Negotiating the Rent
Rental prices in Mexico are often, surprisingly, negotiable. If you have found a place you like, you can let the rental agent or landlord know that you were looking for something a bit more inexpensive and ask if the price is flexible. Often, and especially in a less competitive rental market, the owner will be willing to drop the price US $100 or so. It is not considered rude or unexpected to ask if a rental price is flexible.
Mexican rental agreements are similar to what you'd find elsewhere, with clauses describing the terms of the rental, its duration, the cost, late payments, notifications, and the security deposit. In many cases, landlords will use a boilerplate contract they've purchased at a stationery store, possibly modifying certain clauses. The rental terms tend to last for one year, with an option to renew (along with an option to increase the rent) after the first year. Renters are usually expected to return the home in the condition in which they rented it. All major changes to the property must be approved by the landlord, though occasionally, the owner will agree to split or fund improvement projects if you suggest them.
Rented houses and apartments should be rented in good condition, usually with a new coat of paint on the walls, functional plumbing and electrical appliances, and working locks. Both the tenant and the landlord should note any defects in the apartment at move-in. If you find something wrong when you first move in, let the landlord know right away. Thereafter, unless explicitly stated, you as the renter will be responsible for all minor upkeep, like plumbing or gardening or painting.
It is not unusual for landlords to ask for proof of income, especially if you are renting in a big city, like the capital. They may request pay stubs or, if those are unavailable, copies of your bank statement. To cover the cost of any damages to the home or apartment, most owners also request a deposit in addition to the first month's rent. Sometimes, landlords will also request an additional deposit for the telephone line, since calling can be so expensive in Mexico and tenants occasionally leave large debts behind. In some cases (such as for brand new houses), the owner may request a double deposit, though this is unusual. Generally, the landlord will review a property when it has been vacated and will subtract costs from your deposit. Even small damages may be deducted, so be prepared to sacrifice some of your deposit to the wear and tear of daily living.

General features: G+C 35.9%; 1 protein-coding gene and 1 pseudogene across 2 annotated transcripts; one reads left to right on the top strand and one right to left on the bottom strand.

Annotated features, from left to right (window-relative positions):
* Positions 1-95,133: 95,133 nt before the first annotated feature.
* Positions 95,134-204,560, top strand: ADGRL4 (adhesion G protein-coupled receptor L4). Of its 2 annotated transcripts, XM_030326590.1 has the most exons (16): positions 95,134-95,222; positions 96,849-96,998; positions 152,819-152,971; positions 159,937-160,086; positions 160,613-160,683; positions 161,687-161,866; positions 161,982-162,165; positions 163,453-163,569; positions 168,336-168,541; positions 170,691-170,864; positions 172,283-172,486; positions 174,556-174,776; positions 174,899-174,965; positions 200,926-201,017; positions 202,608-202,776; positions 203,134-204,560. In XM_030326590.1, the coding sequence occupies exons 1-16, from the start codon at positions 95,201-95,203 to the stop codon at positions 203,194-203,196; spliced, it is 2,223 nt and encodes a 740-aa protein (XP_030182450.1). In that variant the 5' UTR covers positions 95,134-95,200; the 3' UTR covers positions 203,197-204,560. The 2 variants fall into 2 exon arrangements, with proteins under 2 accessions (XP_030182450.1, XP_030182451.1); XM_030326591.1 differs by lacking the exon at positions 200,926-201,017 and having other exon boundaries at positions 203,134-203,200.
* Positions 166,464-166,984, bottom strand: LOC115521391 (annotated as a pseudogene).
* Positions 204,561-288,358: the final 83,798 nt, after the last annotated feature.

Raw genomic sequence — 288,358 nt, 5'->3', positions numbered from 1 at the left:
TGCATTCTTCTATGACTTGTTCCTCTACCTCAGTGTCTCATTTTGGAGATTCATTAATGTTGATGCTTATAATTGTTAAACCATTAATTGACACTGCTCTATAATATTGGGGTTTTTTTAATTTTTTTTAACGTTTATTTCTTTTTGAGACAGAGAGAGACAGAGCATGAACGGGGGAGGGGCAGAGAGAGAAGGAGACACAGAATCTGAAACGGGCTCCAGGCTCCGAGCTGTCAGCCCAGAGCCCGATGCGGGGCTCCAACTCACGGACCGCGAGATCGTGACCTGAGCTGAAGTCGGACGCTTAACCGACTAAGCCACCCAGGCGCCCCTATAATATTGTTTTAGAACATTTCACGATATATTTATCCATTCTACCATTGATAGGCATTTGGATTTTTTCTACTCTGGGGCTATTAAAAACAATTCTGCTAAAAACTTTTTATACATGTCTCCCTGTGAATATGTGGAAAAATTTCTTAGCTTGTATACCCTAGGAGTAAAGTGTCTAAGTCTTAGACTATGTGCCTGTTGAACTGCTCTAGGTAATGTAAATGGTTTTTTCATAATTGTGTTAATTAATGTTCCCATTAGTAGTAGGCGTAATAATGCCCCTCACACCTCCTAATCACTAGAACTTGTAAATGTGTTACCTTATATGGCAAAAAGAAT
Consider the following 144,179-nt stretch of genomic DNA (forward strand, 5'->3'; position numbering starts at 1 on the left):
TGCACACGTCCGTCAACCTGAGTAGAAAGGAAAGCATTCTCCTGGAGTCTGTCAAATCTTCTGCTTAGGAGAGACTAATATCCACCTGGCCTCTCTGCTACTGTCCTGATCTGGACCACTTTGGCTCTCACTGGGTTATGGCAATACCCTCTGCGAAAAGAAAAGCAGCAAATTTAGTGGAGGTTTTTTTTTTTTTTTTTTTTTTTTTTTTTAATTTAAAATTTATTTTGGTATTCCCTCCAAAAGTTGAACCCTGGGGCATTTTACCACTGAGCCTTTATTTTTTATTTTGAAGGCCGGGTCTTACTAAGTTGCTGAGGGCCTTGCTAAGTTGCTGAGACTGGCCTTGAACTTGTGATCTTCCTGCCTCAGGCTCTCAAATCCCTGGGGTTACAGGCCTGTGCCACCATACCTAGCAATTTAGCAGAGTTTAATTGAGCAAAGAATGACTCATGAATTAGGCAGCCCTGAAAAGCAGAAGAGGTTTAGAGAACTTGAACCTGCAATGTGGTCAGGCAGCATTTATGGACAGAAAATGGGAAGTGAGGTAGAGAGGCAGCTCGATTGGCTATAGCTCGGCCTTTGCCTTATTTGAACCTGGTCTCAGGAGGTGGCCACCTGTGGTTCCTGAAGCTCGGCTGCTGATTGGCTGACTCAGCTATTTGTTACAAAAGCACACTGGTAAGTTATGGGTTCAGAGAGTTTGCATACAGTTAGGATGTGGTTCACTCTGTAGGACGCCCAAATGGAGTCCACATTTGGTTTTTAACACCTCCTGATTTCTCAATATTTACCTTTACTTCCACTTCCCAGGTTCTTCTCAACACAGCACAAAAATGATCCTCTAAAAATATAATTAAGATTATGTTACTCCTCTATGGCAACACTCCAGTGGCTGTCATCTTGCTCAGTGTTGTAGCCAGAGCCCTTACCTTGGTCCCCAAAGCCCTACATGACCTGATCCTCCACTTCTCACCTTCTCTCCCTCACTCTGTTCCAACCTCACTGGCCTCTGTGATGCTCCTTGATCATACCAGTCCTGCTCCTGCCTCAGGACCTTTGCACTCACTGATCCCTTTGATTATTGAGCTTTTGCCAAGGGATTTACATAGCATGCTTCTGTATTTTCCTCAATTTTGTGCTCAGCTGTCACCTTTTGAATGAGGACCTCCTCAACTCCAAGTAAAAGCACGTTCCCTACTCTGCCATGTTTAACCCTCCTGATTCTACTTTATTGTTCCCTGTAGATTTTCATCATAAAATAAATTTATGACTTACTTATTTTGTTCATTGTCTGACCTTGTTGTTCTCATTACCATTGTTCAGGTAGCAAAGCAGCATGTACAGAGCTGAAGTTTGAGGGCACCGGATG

Mexico's laws aggressively protect the rights of renters; for that reason, many landlords feel the need to aggressively protect their own interests. To do so, some owners will ask for a cosigner on your lease, known as a fiador. The fiador must live in the same city you are renting and, in most cases, must own a property there, with no mortgage owed. Fiadores are commonly requested in Mexico City -- and they are fairly consistently requested there! In other parts of the country, they are far less common. This pesky requirement can be particularly difficult for foreigners, who may not have an acquaintance willing to cosign their lease. Sometimes, your Mexico City employer may be able to fulfill the fiador requirement. If you don't work at a large company, it may be easier to look for the elusive apartments that do not request cosigners or offer to put a trust in the bank. Outside Mexico City, foreigners can usually talk a landlord out of a fiador by offering to pay a larger deposit.
Unless you have a full-service rental or vacation home, you will likely be responsible for paying all the utilities on your rental property, including water, electricity, and gas. Both water and electricity bills, if not overdue, can be paid at a local convenience store or bank. Mexico does not have public gas service, so if your home needs gas, you will have to purchase it from a private company (prices, however, are fixed by the government). Many houses have gas estacionario (stationary gas tanks) on the roof with readable meters; you can call the gas company and refill the tank when gas runs low. If you do not have a stationary tank, you will need to buy cylinders of gas, which you hook up to your home's main gas line. When the cylinder runs out of gas, you call up the gas company and request a refill (cylinders, unfortunately, do not have meters, so you'll either have to wait until gas runs out or use multiple tanks to avoid running out).
Telephone service is the most complicated and expensive utility. For that reason, many rental homes do not come with ground lines, and those that do may ask for an additional deposit (phone bills can run hundreds of dollars if international calling is involved). If your rental home doesn't have a phone, it may be possible to solicit a new line. To do so, you will need to visit Telmex to check availability and buy a new line in your name. Once you move out, you should cancel the associated address; you can transfer your line to a new place or sell it.
From the book Moon Living Abroad in Mexico by Julie Doherty Meade. Excerpted by arrangement with Avalon Travel, a member of the Perseus Books Group. Copyright © 2012. For more information, visit http://www.moon.com.